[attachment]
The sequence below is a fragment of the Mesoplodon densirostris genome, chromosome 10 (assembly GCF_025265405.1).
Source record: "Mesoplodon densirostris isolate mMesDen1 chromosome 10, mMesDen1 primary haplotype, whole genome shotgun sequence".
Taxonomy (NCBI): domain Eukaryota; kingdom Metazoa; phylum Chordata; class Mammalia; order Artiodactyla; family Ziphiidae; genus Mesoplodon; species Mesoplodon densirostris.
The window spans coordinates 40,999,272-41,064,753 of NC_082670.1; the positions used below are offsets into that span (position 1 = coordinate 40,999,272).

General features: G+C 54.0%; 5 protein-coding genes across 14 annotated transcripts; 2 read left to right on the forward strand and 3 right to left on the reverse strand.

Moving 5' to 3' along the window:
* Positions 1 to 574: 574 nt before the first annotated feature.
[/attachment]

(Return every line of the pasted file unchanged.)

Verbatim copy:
The sequence below is a fragment of the Mesoplodon densirostris genome, chromosome 10 (assembly GCF_025265405.1).
Source record: "Mesoplodon densirostris isolate mMesDen1 chromosome 10, mMesDen1 primary haplotype, whole genome shotgun sequence".
Taxonomy (NCBI): domain Eukaryota; kingdom Metazoa; phylum Chordata; class Mammalia; order Artiodactyla; family Ziphiidae; genus Mesoplodon; species Mesoplodon densirostris.
The window spans coordinates 40,999,272-41,064,753 of NC_082670.1; the positions used below are offsets into that span (position 1 = coordinate 40,999,272).

General features: G+C 54.0%; 5 protein-coding genes across 14 annotated transcripts; 2 read left to right on the forward strand and 3 right to left on the reverse strand.

Moving 5' to 3' along the window:
* Positions 1 to 574: 574 nt before the first annotated feature.